• Type D: Four type D buildings: one story with two four-bedroom apartments each.
  • Type E: Five type E buildings: one story with six one-bedroom apartments each.

The planning pattern of the buildings' placement somewhat reflects settlement patterns that date back to the rectilinear organization of even early Roman military camps and forts, and military barracks as noted by Hans Scharoun who designed the Ring Estate at Siemensstadt in Germany in the early twentieth century, an example of similar design patterns. The Bauhaus and architects such as Walter Gropius and Mies van der Rohe developed multiple housing patterns in the 1920s and 1930s, arranging long two to five story buildings on blocks in parallel order, that became popular in multiple housing units in Europe as the Zeilenbau pattern or system. The system often housed residents in multi-story buildings arranged in rectilinear patterns. In addition to the growing functional architecture movement which discouraged unnecessary ornamentation, the United States Housing Authority (USHA) economized materials and design over the exploration of new design alternatives.

New Helvetia represents an important local attempt to improve the housing conditions of African Americans. It is associated with the career of Nathaniel Colley, the first African American attorney in Sacramento, who had a significant role in the effort to implement fair housing practices. The buildings were designed by a coalition of Sacramento's Master architects—Charles Dean, Leonard Starks, Ed Flanders, and Harry Devine, Sr.—working together as a Board of Architects. It is the only project on which they collaborated. Construction was completed in 1942.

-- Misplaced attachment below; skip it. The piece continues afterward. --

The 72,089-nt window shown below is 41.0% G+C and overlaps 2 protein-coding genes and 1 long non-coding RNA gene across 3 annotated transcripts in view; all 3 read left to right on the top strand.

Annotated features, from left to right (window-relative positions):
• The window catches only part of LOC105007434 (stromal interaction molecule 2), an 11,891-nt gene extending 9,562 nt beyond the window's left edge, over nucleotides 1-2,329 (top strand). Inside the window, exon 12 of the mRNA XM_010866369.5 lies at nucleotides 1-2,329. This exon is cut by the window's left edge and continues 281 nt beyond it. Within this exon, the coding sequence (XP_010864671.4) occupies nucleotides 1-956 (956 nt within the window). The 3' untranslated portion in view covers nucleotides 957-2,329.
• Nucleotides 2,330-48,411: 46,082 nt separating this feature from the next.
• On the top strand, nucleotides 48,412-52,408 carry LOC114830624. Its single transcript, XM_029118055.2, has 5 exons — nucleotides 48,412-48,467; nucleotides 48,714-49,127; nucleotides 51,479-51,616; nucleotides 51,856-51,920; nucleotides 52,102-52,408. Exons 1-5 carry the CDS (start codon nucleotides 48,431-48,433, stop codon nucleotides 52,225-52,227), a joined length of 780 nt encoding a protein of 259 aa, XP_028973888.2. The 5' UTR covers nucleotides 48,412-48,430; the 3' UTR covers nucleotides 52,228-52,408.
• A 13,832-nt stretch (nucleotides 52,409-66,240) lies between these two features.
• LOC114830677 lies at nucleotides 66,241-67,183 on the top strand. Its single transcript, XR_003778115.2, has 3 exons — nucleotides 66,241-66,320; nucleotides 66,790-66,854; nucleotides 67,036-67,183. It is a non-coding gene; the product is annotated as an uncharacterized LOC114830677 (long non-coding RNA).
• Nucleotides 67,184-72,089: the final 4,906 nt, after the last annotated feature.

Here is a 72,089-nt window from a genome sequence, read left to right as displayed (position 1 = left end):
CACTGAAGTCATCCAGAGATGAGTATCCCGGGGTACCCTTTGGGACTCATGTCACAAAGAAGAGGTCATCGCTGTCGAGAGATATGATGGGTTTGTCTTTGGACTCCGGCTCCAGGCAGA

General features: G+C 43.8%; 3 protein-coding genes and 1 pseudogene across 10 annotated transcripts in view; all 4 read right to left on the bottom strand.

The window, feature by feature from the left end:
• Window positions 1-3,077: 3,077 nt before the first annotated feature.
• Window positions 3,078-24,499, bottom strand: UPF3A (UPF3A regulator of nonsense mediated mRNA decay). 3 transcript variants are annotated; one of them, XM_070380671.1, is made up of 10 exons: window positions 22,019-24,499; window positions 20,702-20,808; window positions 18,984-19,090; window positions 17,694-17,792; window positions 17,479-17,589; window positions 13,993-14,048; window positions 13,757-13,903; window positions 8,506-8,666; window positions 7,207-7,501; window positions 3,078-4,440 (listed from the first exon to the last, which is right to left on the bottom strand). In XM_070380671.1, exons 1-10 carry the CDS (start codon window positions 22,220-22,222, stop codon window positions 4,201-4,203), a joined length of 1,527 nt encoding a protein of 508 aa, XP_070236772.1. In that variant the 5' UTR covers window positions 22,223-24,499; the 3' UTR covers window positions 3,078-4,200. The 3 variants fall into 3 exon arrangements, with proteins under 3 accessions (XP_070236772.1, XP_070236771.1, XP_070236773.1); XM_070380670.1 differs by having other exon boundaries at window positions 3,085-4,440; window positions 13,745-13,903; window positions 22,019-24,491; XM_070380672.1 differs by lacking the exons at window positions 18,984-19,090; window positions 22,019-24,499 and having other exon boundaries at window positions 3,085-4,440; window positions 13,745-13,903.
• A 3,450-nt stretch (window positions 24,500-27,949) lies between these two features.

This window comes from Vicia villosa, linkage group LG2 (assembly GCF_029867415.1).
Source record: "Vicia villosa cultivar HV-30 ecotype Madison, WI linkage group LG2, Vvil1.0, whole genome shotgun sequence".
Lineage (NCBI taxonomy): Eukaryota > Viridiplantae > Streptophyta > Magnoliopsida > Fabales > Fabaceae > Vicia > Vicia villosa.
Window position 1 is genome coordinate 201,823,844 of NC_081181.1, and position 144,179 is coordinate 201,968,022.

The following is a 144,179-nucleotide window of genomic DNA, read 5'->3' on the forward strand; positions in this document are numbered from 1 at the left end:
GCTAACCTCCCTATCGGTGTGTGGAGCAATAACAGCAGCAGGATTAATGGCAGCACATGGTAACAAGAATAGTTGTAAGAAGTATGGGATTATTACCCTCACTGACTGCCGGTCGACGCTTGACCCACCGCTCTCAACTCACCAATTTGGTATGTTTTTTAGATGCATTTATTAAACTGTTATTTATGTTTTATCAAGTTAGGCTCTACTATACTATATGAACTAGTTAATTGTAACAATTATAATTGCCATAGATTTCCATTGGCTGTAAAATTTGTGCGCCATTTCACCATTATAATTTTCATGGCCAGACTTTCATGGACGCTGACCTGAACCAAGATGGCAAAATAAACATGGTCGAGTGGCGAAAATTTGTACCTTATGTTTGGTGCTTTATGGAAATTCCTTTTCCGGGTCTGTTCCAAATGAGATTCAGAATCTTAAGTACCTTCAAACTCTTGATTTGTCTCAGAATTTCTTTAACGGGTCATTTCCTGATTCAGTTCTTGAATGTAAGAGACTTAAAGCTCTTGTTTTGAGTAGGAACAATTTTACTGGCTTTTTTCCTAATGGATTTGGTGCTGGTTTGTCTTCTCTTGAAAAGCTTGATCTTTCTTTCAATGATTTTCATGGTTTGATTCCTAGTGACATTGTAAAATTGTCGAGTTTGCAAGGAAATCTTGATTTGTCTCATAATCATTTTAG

The historic district represents an early interaction between the federal government and local community to eliminate slums and to improve housing available to the urban poor. Initially intended to assist low income citizens, it became an important effort by the federal government and local community to provide low cost family housing for workers involved in vital defense industries during World War II. The project provided 310 units for low income housing in Sacramento. It was converted to defense housing during World War II, assisting important wartime housing needs at a critical time.

The political catalyst that sparked the national public housing movement and the creation of local housing authorities was the passage of the United States Housing Act of 1937. The Act established a permanent low-rent public housing program between the federal government and local communities. The Housing Act created a partnership between the U.S. government and local communities: "To promote the general welfare of the Nation by employing its funds and credit ... to remedy the non-safe and unsanitary housing conditions and the acute shortage of decent, safe, and sanitary dwellings for families of low income, in urban and rural non-farm areas."